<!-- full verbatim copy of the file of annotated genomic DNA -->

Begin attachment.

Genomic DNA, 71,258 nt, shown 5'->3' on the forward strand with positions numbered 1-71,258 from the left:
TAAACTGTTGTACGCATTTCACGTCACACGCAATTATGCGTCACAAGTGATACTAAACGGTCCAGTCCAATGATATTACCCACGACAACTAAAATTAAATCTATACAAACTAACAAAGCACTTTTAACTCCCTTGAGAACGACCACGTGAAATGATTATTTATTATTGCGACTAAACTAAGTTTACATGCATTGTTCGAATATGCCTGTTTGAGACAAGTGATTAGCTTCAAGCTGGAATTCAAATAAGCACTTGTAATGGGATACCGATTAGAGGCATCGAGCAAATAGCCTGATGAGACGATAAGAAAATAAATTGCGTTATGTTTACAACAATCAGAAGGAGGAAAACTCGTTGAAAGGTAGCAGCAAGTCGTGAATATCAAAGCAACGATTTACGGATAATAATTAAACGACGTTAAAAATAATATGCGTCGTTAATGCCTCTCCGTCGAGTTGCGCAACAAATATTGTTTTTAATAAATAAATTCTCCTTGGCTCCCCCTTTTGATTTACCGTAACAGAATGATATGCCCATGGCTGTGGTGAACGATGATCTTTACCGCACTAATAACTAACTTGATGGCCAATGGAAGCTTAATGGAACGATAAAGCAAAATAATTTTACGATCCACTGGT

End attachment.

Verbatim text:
Genomic DNA, 71,258 nt, shown 5'->3' on the forward strand with positions numbered 1-71,258 from the left:
TAAACTGTTGTACGCATTTCACGTCACACGCAATTATGCGTCACAAGTGATACTAAACGGTCCAGTCCAATGATATTACCCACGACAACTAAAATTAAATCTATACAAACTAACAAAGCACTTTTAACTCCCTTGAGAACGACCACGTGAAATGATTATTTATTATTGCGACTAAACTAAGTTTACATGCATTGTTCGAATATGCCTGTTTGAGACAAGTGATTAGCTTCAAGCTGGAATTCAAATAAGCACTTGTAATGGGATACCGATTAGAGGCATCGAGCAAATAGCCTGATGAGACGATAAGAAAATAAATTGCGTTATGTTTACAACAATCAGAAGGAGGAAAACTCGTTGAAAGGTAGCAGCAAGTCGTGAATATCAAAGCAACGATTTACGGATAATAATTAAACGACGTTAAAAATAATATGCGTCGTTAATGCCTCTCCGTCGAGTTGCGCAACAAATATTGTTTTTAATAAATAAATTCTCCTTGGCTCCCCCTTTTGATTTACCGTAACAGAATGATATGCCCATGGCTGTGGTGAACGATGATCTTTACCGCACTAATAACTAACTTGATGGCCAATGGAAGCTTAATGGAACGATAAAGCAAAATAATTTTACGATCCACTGGT